This NovaLT16’s reliability has been of significant value to TCPL’s business — avoiding transportation interruptions and the associated economic penalties.

Continually Expanding

This mechanical drive success story, is part of a broader BHGE strategy to introduce similar units as part of the NovaLT family. The LT family also includes 5.6 MW/7500 hp and 12.6 MW/17,000 hp units.

NovaLT5

The NovaLT5 takes the compact packaging principles and other design features from the NovaLT16 development and applies them to the well-proven GE5 gas turbine — evolving it into the NovaLT5. With single-shaft (NovaLT5-1) and double-shaft (NovaLT5-2) configurations, it was a welcome new alternative for a wide range of small power-generation and mechanical-drive applications.

Both of the configurations are compactly designed, making them ideal for operations with challenging footprint and height restrictions. The NovaLT5-1 consists of a high-pressure axial compressor, combustion section, and a two-stage air-cooled turbine. It can be fueled with natural gas and/or liquid fuel and has premix burners to control emissions. The high exhaust temperature makes it well-suited to heat-recovery operations. The NovaLT5-2 consists of the same high-pressure module as NovaLT5-1 (axial compressor, combustion section, and single-stage air-cooled turbine), and a low-pressure module (two-stage uncooled turbine with exhaust section). NovaLT5-1 has an electrical efficiency of 30.7 percent. NovaLT5-2 has a shaft efficiency of 31.5 percent. They both have 24,000-hour mean time between maintenance intervals.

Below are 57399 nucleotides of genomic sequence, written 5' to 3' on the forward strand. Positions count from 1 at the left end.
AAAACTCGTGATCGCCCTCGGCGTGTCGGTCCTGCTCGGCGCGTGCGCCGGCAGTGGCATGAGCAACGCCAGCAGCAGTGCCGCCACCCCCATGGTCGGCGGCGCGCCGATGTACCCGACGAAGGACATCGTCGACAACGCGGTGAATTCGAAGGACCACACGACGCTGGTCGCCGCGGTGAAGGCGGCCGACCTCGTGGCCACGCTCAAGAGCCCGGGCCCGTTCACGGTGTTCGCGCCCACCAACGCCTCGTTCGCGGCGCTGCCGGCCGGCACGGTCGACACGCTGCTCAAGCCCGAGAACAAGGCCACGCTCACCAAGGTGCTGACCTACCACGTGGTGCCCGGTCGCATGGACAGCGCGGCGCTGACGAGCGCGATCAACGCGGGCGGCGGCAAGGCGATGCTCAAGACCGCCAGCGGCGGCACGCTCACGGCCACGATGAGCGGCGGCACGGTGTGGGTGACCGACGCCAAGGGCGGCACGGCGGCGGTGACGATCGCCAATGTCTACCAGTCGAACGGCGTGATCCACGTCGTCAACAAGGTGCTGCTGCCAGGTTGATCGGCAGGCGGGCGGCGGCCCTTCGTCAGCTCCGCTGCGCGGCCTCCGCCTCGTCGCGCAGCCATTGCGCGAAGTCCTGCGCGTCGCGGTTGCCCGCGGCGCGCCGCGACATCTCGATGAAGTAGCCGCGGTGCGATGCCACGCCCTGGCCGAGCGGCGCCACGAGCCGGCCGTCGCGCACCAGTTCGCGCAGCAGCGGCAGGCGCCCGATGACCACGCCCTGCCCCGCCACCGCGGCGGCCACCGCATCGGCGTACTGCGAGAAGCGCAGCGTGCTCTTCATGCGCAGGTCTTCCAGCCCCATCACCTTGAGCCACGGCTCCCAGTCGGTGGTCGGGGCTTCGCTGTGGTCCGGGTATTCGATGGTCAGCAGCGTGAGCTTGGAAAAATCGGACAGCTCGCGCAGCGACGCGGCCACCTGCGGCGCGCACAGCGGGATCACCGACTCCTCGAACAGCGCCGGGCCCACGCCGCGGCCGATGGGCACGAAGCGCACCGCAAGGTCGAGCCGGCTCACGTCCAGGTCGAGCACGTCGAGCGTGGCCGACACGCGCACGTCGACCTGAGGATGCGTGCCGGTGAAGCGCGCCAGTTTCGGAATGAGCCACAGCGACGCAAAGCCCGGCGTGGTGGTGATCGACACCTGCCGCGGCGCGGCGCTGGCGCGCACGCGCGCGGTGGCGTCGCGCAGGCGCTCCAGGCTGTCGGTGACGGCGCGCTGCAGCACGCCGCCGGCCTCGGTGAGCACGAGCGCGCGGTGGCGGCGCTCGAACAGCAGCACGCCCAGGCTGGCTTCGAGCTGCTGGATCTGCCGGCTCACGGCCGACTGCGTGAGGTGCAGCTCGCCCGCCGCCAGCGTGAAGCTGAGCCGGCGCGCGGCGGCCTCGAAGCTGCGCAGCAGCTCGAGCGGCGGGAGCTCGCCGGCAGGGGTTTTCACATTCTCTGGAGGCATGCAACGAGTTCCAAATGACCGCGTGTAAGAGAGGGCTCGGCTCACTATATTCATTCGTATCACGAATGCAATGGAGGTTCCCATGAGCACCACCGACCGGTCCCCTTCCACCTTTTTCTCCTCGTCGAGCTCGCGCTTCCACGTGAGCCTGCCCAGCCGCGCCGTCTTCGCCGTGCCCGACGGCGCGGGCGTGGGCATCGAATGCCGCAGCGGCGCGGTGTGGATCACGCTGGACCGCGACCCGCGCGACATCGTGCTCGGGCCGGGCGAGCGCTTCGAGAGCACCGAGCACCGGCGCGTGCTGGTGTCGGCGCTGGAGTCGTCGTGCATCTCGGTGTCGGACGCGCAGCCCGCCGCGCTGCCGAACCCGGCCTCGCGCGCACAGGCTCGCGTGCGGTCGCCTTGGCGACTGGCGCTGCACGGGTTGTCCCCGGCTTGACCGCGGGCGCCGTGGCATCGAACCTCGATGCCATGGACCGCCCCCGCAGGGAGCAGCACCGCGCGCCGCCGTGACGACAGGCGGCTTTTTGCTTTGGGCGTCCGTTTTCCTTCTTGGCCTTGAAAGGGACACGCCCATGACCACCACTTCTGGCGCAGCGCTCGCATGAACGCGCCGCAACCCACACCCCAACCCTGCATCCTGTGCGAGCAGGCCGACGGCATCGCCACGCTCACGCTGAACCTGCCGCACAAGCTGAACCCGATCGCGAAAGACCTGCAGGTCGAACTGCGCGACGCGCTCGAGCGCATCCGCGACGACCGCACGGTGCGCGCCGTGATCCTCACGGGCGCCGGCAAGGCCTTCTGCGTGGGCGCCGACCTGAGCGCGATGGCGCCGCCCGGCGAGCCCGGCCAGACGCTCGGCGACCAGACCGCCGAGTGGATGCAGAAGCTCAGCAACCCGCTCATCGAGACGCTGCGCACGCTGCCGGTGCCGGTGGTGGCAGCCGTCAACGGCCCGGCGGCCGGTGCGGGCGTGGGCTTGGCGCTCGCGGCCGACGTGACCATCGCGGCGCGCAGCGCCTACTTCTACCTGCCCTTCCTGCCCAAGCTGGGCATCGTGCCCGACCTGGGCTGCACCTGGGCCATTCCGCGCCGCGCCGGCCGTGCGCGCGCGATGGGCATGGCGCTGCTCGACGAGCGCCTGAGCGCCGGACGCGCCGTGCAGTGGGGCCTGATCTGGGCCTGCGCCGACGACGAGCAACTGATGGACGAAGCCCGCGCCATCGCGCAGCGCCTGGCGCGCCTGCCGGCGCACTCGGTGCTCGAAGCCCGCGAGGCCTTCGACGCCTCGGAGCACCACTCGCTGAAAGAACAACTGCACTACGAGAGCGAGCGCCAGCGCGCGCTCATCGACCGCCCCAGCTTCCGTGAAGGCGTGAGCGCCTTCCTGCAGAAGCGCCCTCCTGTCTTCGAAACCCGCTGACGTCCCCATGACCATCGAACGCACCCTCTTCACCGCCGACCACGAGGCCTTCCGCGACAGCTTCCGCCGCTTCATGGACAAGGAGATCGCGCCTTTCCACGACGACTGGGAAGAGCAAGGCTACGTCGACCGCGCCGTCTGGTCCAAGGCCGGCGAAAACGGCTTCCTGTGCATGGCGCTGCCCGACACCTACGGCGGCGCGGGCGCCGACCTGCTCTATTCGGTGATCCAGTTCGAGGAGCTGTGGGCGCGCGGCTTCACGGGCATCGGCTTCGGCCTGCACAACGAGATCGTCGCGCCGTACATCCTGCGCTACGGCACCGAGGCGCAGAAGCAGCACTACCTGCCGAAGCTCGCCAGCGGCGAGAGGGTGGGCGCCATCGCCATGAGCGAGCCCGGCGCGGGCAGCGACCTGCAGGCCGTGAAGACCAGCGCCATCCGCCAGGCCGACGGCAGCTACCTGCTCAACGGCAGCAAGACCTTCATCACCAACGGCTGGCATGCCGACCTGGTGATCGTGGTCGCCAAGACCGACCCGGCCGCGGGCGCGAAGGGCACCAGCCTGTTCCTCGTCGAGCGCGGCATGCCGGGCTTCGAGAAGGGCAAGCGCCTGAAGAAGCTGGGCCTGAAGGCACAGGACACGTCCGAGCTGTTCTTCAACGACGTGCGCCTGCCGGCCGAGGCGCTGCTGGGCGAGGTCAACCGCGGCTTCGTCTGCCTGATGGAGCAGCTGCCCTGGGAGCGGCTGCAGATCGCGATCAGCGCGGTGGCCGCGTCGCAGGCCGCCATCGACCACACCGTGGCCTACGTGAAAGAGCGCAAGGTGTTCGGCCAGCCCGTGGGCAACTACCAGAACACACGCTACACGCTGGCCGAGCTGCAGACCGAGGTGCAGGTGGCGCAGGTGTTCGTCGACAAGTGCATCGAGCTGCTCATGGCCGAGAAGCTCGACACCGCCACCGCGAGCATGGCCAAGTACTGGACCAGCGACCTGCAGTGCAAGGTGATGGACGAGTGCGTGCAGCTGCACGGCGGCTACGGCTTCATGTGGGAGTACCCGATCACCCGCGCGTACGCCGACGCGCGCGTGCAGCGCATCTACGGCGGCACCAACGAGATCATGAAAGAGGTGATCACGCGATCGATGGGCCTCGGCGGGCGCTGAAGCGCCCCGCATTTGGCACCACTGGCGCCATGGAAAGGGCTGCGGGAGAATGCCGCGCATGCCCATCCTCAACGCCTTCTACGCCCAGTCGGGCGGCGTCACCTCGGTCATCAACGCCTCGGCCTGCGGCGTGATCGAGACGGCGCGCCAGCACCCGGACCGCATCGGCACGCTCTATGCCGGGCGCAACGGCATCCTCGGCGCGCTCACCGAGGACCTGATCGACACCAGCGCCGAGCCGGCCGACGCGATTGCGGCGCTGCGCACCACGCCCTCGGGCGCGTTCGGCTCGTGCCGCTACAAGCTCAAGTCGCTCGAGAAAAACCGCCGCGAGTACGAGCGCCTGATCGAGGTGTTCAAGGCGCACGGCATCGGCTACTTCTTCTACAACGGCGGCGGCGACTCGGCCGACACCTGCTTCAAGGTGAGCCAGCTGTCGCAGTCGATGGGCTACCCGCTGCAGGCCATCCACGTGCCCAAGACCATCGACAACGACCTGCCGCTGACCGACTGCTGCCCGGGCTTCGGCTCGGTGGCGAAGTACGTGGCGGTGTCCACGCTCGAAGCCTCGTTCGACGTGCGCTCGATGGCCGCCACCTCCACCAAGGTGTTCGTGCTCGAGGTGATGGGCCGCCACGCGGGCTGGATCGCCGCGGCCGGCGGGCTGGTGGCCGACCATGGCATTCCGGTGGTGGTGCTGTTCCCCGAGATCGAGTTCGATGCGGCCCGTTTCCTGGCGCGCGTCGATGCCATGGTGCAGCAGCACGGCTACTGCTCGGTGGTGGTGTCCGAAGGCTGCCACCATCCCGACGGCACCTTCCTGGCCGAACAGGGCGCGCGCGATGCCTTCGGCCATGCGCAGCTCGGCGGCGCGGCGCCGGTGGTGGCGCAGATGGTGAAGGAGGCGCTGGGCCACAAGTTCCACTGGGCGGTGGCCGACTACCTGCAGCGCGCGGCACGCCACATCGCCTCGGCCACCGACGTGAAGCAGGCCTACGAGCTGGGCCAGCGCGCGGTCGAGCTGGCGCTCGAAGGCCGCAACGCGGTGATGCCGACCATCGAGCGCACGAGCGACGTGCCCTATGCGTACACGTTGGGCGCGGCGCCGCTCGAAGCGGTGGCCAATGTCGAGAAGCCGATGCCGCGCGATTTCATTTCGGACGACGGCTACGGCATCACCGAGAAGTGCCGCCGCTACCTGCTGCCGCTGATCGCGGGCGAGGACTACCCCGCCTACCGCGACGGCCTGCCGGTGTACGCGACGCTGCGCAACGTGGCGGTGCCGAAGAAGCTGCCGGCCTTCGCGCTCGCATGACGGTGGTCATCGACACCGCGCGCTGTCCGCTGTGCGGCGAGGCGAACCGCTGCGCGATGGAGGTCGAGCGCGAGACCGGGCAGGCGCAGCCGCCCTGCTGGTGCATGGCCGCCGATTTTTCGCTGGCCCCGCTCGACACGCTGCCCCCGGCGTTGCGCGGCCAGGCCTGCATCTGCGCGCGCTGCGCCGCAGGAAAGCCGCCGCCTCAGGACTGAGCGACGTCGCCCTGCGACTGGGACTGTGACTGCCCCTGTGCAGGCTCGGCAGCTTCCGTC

NovaLT12

The standard model delivers 12.6 MW, while there are design options for power requirements from 10.5 MW to 13.9 MW. It delivers 36.5 percent efficiency at full load, and 32 percent at 70 percent load — which is unparalleled compared with market peers. The design draws on key features from BHGE’s widely referenced heavy-duty gas turbines, as well as NovaLT16 and NovaLT5 packages. In particular, the standardization and modularization factors significantly reduce customized engineering activities, leading to a shorter delivery cycle, and less time to customers’ commercial operating date.

Bob Perez is president of the Pipeline & Gas Processing division at Baker Hughes, a GE company (BHGE).